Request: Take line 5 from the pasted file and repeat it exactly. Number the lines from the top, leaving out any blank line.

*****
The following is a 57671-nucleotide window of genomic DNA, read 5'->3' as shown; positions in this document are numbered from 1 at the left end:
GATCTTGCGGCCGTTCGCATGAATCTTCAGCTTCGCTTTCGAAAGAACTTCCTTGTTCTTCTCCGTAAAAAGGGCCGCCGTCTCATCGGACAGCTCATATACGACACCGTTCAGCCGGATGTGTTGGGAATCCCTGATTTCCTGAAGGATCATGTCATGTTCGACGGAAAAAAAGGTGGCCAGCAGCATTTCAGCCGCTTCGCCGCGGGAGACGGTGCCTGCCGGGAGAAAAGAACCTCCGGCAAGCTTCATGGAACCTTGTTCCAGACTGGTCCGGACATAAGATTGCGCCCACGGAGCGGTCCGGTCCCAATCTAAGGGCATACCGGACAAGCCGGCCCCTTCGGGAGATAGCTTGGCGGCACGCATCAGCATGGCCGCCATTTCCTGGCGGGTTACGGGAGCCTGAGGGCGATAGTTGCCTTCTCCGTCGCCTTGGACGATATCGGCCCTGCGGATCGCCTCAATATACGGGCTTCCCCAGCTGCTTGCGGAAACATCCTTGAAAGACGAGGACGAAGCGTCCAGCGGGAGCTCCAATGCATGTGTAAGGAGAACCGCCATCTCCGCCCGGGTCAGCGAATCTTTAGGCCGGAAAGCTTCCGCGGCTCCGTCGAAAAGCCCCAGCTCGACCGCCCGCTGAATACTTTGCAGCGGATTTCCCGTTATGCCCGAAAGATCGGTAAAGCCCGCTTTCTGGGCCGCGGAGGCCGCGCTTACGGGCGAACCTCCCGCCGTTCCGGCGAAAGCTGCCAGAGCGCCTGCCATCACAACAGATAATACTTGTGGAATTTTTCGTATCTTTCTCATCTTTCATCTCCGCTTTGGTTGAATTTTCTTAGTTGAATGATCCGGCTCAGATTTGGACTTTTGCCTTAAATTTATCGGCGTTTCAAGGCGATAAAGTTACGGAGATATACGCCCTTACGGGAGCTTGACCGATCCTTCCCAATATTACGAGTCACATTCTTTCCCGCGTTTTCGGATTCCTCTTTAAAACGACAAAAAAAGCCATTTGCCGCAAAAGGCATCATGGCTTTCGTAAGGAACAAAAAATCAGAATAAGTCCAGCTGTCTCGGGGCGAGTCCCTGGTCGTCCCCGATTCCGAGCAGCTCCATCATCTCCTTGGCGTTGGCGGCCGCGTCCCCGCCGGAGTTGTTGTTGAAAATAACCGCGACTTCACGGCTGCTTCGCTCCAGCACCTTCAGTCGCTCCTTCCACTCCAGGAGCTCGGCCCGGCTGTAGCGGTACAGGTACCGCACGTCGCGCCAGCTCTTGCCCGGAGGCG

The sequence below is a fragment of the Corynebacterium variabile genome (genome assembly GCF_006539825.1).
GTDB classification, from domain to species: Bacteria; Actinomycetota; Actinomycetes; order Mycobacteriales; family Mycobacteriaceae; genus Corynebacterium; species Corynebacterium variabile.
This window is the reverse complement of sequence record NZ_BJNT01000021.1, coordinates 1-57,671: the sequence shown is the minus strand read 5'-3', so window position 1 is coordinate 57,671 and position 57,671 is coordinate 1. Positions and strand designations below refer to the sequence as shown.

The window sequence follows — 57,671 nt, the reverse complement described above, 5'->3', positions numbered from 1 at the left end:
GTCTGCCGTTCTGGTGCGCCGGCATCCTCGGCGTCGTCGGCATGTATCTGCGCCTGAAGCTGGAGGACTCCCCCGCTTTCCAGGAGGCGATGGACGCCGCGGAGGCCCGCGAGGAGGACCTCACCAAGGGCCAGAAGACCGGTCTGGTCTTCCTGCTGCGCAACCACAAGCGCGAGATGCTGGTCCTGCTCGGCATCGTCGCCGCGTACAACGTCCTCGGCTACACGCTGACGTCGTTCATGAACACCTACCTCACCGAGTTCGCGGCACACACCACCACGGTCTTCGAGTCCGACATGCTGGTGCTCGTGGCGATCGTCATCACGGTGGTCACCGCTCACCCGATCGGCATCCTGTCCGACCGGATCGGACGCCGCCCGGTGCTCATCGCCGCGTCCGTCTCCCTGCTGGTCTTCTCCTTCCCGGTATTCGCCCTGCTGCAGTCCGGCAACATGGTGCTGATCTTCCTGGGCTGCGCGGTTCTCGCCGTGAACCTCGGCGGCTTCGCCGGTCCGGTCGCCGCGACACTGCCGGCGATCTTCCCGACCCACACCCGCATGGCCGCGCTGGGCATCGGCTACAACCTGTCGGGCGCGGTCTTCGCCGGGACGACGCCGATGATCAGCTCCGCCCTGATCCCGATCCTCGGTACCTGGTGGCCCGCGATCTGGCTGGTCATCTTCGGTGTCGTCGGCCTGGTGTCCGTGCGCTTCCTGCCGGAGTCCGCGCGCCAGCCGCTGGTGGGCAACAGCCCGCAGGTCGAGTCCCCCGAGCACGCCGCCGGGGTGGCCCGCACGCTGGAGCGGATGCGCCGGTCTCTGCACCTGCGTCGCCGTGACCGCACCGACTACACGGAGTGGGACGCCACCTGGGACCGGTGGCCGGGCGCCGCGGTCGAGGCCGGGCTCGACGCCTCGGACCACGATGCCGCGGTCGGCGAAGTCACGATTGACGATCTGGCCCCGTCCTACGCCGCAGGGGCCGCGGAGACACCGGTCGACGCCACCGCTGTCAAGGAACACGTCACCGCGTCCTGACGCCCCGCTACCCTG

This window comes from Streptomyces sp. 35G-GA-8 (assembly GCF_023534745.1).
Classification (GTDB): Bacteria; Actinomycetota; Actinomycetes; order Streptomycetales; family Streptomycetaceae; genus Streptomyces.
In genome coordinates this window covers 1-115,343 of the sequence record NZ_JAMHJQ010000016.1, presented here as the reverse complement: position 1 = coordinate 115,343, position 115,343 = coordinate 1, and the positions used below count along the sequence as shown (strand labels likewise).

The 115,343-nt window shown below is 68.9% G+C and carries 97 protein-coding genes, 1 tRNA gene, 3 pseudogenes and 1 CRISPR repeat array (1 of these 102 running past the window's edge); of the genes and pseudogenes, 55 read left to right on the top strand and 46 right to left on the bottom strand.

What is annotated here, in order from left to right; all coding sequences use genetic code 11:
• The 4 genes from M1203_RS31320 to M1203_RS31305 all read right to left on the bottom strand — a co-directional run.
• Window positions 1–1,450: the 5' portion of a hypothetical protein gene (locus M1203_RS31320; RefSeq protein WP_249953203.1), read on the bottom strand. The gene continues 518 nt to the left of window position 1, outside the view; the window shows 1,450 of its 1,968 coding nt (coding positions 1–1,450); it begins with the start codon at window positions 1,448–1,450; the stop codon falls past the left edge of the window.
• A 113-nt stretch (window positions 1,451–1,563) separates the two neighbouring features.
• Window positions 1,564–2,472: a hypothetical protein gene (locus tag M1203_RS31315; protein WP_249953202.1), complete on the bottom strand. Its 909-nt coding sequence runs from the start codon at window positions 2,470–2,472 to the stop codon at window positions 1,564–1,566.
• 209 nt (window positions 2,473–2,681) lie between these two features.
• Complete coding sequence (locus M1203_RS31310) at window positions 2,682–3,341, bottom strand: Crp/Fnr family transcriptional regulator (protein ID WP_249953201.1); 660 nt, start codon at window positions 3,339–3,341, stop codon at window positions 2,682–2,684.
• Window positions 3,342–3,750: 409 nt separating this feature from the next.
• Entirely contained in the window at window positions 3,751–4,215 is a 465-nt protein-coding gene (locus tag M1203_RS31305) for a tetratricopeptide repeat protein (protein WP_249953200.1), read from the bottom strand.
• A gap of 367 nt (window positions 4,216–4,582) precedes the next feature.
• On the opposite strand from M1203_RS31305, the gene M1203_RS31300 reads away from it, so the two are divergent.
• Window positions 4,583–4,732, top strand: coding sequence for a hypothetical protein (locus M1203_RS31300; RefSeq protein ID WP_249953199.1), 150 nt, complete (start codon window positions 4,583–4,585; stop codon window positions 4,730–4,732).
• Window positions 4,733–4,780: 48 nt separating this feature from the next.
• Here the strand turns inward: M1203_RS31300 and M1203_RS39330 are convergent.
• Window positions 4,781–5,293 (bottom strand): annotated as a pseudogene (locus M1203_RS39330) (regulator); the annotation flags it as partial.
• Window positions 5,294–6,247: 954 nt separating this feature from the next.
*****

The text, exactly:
This window is the reverse complement of sequence record NZ_BJNT01000021.1, coordinates 1-57,671: the sequence shown is the minus strand read 5'-3', so window position 1 is coordinate 57,671 and position 57,671 is coordinate 1. Positions and strand designations below refer to the sequence as shown.